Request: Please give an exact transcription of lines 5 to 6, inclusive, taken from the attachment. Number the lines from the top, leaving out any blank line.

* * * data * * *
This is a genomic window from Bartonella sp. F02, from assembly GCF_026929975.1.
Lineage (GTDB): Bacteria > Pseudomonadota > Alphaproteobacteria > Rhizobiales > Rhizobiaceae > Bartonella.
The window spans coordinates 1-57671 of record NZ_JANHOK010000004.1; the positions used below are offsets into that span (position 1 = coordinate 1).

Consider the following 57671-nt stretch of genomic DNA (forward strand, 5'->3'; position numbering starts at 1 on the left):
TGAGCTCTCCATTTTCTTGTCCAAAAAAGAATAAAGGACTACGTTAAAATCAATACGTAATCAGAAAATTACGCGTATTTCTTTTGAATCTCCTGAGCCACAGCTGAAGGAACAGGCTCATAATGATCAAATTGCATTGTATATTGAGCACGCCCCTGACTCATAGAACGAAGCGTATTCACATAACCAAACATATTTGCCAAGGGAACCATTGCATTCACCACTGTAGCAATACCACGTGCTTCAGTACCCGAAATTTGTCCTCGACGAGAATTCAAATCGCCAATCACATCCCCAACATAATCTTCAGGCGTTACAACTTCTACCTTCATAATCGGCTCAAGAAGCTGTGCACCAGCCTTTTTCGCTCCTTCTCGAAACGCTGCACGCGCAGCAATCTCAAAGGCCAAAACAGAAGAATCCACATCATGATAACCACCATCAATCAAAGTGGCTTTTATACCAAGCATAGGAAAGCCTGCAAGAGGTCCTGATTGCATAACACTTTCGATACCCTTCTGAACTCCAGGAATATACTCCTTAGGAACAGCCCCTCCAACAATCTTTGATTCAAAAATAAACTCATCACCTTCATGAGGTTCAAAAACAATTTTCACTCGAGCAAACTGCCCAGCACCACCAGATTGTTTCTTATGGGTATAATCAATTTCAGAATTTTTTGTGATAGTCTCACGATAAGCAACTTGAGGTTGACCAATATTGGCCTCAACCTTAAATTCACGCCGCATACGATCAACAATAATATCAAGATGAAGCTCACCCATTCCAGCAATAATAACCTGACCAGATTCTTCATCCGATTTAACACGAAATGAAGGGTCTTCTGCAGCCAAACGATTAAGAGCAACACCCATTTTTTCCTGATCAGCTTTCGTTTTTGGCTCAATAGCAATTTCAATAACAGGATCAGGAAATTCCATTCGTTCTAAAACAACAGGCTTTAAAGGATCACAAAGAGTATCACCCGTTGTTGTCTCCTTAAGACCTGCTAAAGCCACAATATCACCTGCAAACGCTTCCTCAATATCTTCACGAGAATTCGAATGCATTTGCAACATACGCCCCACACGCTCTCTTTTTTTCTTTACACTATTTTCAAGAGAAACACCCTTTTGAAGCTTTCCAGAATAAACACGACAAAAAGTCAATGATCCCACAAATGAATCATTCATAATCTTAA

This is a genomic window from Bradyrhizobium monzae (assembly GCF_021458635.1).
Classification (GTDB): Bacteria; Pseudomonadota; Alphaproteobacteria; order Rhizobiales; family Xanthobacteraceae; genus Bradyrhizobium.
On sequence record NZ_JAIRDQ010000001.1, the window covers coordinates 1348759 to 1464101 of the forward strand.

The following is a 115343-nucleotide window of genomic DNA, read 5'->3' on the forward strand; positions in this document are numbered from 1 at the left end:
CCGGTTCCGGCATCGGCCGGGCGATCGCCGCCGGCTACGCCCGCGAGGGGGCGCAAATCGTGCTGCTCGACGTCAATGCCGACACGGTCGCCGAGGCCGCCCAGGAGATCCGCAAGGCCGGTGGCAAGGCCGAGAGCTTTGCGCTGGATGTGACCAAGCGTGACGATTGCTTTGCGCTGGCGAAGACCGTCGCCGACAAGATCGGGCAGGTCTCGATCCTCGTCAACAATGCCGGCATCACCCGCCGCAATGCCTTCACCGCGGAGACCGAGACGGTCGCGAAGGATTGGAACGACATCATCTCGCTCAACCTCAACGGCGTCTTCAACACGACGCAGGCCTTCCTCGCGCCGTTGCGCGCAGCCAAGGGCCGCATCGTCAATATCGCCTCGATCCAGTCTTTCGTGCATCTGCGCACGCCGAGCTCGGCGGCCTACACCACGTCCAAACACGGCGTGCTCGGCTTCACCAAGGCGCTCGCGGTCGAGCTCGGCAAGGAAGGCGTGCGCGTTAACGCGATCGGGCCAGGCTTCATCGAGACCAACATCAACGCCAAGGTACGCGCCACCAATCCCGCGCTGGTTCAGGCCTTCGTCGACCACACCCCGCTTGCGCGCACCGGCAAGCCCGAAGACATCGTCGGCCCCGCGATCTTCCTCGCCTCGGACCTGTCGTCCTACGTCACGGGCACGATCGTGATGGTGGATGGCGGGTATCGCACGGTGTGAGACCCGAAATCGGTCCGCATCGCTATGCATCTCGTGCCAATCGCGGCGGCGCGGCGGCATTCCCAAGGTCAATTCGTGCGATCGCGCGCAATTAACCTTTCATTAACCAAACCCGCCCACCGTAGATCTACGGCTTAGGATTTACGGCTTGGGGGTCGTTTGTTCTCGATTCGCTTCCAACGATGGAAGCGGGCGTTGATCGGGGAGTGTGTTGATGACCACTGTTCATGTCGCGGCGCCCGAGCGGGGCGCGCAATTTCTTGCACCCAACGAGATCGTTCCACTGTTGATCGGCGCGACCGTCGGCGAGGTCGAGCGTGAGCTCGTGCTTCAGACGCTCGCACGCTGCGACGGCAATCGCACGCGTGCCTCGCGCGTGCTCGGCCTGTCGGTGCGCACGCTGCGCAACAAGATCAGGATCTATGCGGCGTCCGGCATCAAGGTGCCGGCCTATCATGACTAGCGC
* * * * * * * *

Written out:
TGAGCTCTCCATTTTCTTGTCCAAAAAAGAATAAAGGACTACGTTAAAATCAATACGTAATCAGAAAATTACGCGTATTTCTTTTGAATCTCCTGAGCCACAGCTGAAGGAACAGGCTCATAATGATCAAATTGCATTGTATATTGAGCACGCCCCTGACTCATAGAACGAAGCGTATTCACATAACCAAACATATTTGCCAAGGGAACCATTGCATTCACCACTGTAGCAATACCACGTGCTTCAGTACCCGAAATTTGTCCTCGACGAGAATTCAAATCGCCAATCACATCCCCAACATAATCTTCAGGCGTTACAACTTCTACCTTCATAATCGGCTCAAGAAGCTGTGCACCAGCCTTTTTCGCTCCTTCTCGAAACGCTGCACGCGCAGCAATCTCAAAGGCCAAAACAGAAGAATCCACATCATGATAACCACCATCAATCAAAGTGGCTTTTATACCAAGCATAGGAAAGCCTGCAAGAGGTCCTGATTGCATAACACTTTCGATACCCTTCTGAACTCCAGGAATATACTCCTTAGGAACAGCCCCTCCAACAATCTTTGATTCAAAAATAAACTCATCACCTTCATGAGGTTCAAAAACAATTTTCACTCGAGCAAACTGCCCAGCACCACCAGATTGTTTCTTATGGGTATAATCAATTTCAGAATTTTTTGTGATAGTCTCACGATAAGCAACTTGAGGTTGACCAATATTGGCCTCAACCTTAAATTCACGCCGCATACGATCAACAATAATATCAAGATGAAGCTCACCCATTCCAGCAATAATAACCTGACCAGATTCTTCATCCGATTTAACACGAAATGAAGGGTCTTCTGCAGCCAAACGATTAAGAGCAACACCCATTTTTTCCTGATCAGCTTTCGTTTTTGGCTCAATAGCAATTTCAATAACAGGATCAGGAAATTCCATTCGTTCTAAAACAACAGGCTTTAAAGGATCACAAAGAGTATCACCCGTTGTTGTCTCCTTAAGACCTGCTAAAGCCACAATATCACCTGCAAACGCTTCCTCAATATCTTCACGAGAATTCGAATGCATTTGCAACATACGCCCCACACGCTCTCTTTTTTTCTTTACACTATTTTCAAGAGAAACACCCTTTTGAAGCTTTCCAGAATAAACACGACAAAAAGTCAATGATCCCACAAATGAATCATTCATAATCTTAA

This is a genomic window from Bradyrhizobium monzae (assembly GCF_021458635.1).